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Foreign Nations Help Dig Deeper into Black Money Data
Germany, France, Switzerland, Singapore, Mauritius and the British Virgin Islands are among those that are providing info or will soon start doing so India has found global allies in its fight against black money. Germany, France, Switzerland, Singapore, Mauritius and the British Virgin Islands are among those that are providing information, or will soon start doing so, on assets held by Indians, helping the Narendra Modi government in its campaign to crack down on unaccounted wealth.
“We are able to pierce through multiple layers... as a number of tax jurisdictions are now helping with data flow,“ said a finance ministry official. The freer exchange of financial information, thanks to accords such as the Foreign Account Tax Compliance Act (Fatca) with the US, will help identify tax evaders who didn't come clean during the grace period that ended September 30.
Singapore, which has strong business links with India, is passing on data. Mauritius, which has signed a global information-sharing protocol, will soon start providing access. France has been actively helping India dig deeper into data on the HSBC accounts it had provided earlier.
The government has said it will pursue offenders after the onetime compliance window closed.The finance ministry, on Monday, Rs.4,147 revised total declarations to ` crore from Rs.3,770 estimated earlier, though the number of cases remained the same at 638.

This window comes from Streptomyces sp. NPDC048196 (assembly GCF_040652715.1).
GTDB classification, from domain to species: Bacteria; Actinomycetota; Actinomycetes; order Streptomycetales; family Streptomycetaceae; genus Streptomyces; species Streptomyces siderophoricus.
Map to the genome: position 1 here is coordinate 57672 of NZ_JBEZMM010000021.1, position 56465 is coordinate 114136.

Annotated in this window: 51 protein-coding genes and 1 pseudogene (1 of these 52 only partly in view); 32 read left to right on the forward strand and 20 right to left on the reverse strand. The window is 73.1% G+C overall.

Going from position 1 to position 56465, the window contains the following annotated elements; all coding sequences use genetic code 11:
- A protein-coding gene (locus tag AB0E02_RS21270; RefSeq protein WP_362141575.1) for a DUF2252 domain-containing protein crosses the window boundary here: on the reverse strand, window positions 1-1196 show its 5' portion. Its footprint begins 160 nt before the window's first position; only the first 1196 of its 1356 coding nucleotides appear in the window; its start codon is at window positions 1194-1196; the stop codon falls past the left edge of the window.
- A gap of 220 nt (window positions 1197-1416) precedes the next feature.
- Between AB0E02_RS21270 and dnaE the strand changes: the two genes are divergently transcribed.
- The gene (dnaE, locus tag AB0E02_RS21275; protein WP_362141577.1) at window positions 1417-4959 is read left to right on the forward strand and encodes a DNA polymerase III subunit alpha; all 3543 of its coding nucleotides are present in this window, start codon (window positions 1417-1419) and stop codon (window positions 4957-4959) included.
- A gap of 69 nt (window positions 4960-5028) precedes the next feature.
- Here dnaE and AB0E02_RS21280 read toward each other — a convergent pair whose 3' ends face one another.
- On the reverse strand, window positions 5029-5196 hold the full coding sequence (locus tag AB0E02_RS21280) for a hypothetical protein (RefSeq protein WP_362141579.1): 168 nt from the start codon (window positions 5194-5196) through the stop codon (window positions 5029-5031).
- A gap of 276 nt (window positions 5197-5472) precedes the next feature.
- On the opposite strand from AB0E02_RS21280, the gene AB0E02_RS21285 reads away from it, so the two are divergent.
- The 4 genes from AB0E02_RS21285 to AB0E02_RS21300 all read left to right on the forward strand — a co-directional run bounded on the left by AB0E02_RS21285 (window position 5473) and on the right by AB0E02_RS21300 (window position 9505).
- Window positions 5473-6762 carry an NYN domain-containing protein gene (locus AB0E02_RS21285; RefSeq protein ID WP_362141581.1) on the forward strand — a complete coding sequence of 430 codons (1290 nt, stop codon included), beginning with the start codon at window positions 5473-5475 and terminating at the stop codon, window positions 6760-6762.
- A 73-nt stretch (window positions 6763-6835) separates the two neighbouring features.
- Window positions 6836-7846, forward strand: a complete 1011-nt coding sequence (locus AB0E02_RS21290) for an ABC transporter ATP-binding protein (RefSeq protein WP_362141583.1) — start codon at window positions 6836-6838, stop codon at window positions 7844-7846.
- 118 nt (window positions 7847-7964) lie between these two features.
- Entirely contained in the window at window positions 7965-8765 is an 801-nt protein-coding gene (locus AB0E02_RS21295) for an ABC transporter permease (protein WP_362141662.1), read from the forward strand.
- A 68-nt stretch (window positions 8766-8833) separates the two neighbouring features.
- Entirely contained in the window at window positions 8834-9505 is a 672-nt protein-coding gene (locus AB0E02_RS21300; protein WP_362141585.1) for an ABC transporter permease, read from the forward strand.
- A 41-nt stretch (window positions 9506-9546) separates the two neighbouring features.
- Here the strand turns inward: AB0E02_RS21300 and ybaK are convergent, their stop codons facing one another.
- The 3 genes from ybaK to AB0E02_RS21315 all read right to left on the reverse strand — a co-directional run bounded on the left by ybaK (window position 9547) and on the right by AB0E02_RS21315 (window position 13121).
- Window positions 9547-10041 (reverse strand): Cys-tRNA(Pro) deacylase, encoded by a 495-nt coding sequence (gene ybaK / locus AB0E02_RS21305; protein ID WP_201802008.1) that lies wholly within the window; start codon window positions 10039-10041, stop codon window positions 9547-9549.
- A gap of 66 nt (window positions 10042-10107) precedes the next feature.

Germany had stopped sharing information after names of ac count holders in Lichtenstein Bank that it had handed over to the government were made public. But it has resumed the supply of such data. Both countries are renegotiating their tax treaty to have a more robust informationsharing arrangement. “We are getting a good response“ from the British Virgin Islands, said the official. This began after an Indian delegation visited the country in January.
This is a popular destination for black money due to the complicated structures that its financial firms specialise in. Switzerland is changing its laws to allow inquiries into stolen data as well, making possible investigations in cases where the government may have got the information through non-official channels.
Ask Companies to Identify Their Real Owners
With effective information-sharing, the ability of Indians to hide their assets overseas will disappear fast. Sure, diplomacy helps. But like the US, India should negotiate with tax havens better, to secure even past information. From 2017, most countries will automatically exchange information on tax-evaders.This will make it easier for India to establish audit trails on complex deals. However, the government should also mandate companies to identify their real owners and make the registry public. We must pull out all the stops to fight black money.
The Economic Times, New Delhi, 7th Oct. 2015